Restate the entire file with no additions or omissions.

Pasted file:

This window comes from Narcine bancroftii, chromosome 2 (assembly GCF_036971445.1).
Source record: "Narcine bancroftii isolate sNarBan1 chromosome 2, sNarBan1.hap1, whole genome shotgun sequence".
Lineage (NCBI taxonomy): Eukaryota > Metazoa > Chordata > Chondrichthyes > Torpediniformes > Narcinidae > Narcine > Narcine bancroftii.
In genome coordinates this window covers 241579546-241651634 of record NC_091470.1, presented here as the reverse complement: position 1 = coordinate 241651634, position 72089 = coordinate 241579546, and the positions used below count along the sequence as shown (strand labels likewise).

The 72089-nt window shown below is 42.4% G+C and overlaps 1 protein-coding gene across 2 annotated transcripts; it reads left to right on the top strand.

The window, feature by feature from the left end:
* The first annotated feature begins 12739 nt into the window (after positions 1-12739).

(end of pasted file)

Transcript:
This window comes from Narcine bancroftii, chromosome 2 (assembly GCF_036971445.1).
Source record: "Narcine bancroftii isolate sNarBan1 chromosome 2, sNarBan1.hap1, whole genome shotgun sequence".
Lineage (NCBI taxonomy): Eukaryota > Metazoa > Chordata > Chondrichthyes > Torpediniformes > Narcinidae > Narcine > Narcine bancroftii.
In genome coordinates this window covers 241579546-241651634 of record NC_091470.1, presented here as the reverse complement: position 1 = coordinate 241651634, position 72089 = coordinate 241579546, and the positions used below count along the sequence as shown (strand labels likewise).

The 72089-nt window shown below is 42.4% G+C and overlaps 1 protein-coding gene across 2 annotated transcripts; it reads left to right on the top strand.

The window, feature by feature from the left end:
* The first annotated feature begins 12739 nt into the window (after positions 1-12739).